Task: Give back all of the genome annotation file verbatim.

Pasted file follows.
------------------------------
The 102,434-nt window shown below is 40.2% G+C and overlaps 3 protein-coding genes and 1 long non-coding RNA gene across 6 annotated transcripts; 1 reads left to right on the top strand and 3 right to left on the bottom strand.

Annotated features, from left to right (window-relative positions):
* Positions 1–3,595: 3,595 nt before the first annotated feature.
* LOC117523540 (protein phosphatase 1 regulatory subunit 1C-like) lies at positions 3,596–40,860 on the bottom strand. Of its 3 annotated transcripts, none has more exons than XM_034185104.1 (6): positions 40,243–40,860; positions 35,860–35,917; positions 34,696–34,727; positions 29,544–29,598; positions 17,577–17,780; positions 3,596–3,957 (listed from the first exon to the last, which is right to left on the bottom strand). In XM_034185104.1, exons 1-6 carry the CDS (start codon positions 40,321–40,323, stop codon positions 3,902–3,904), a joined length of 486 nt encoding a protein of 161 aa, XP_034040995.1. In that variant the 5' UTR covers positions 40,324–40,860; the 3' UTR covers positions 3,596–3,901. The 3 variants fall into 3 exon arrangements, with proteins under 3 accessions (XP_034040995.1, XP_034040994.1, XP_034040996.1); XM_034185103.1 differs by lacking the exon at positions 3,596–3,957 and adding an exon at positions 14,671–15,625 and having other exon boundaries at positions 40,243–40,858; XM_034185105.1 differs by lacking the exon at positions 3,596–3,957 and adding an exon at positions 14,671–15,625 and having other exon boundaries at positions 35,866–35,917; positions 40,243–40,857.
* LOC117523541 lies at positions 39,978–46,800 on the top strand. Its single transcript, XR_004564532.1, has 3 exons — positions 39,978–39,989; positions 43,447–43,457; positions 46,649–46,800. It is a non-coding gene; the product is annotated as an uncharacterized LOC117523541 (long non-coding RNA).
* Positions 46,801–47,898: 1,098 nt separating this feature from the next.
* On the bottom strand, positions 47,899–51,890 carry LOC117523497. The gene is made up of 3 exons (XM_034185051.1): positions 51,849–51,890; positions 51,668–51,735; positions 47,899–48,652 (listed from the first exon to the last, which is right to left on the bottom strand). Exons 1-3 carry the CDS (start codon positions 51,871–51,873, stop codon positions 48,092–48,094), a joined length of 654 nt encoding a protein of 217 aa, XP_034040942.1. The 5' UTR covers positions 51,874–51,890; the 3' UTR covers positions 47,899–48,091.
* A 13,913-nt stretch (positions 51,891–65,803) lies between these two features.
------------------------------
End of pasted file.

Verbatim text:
The 102,434-nt window shown below is 40.2% G+C and overlaps 3 protein-coding genes and 1 long non-coding RNA gene across 6 annotated transcripts; 1 reads left to right on the top strand and 3 right to left on the bottom strand.

Annotated features, from left to right (window-relative positions):
* Positions 1–3,595: 3,595 nt before the first annotated feature.
* LOC117523540 (protein phosphatase 1 regulatory subunit 1C-like) lies at positions 3,596–40,860 on the bottom strand. Of its 3 annotated transcripts, none has more exons than XM_034185104.1 (6): positions 40,243–40,860; positions 35,860–35,917; positions 34,696–34,727; positions 29,544–29,598; positions 17,577–17,780; positions 3,596–3,957 (listed from the first exon to the last, which is right to left on the bottom strand). In XM_034185104.1, exons 1-6 carry the CDS (start codon positions 40,321–40,323, stop codon positions 3,902–3,904), a joined length of 486 nt encoding a protein of 161 aa, XP_034040995.1. In that variant the 5' UTR covers positions 40,324–40,860; the 3' UTR covers positions 3,596–3,901. The 3 variants fall into 3 exon arrangements, with proteins under 3 accessions (XP_034040995.1, XP_034040994.1, XP_034040996.1); XM_034185103.1 differs by lacking the exon at positions 3,596–3,957 and adding an exon at positions 14,671–15,625 and having other exon boundaries at positions 40,243–40,858; XM_034185105.1 differs by lacking the exon at positions 3,596–3,957 and adding an exon at positions 14,671–15,625 and having other exon boundaries at positions 35,866–35,917; positions 40,243–40,857.
* LOC117523541 lies at positions 39,978–46,800 on the top strand. Its single transcript, XR_004564532.1, has 3 exons — positions 39,978–39,989; positions 43,447–43,457; positions 46,649–46,800. It is a non-coding gene; the product is annotated as an uncharacterized LOC117523541 (long non-coding RNA).
* Positions 46,801–47,898: 1,098 nt separating this feature from the next.
* On the bottom strand, positions 47,899–51,890 carry LOC117523497. The gene is made up of 3 exons (XM_034185051.1): positions 51,849–51,890; positions 51,668–51,735; positions 47,899–48,652 (listed from the first exon to the last, which is right to left on the bottom strand). Exons 1-3 carry the CDS (start codon positions 51,871–51,873, stop codon positions 48,092–48,094), a joined length of 654 nt encoding a protein of 217 aa, XP_034040942.1. The 5' UTR covers positions 51,874–51,890; the 3' UTR covers positions 47,899–48,091.
* A 13,913-nt stretch (positions 51,891–65,803) lies between these two features.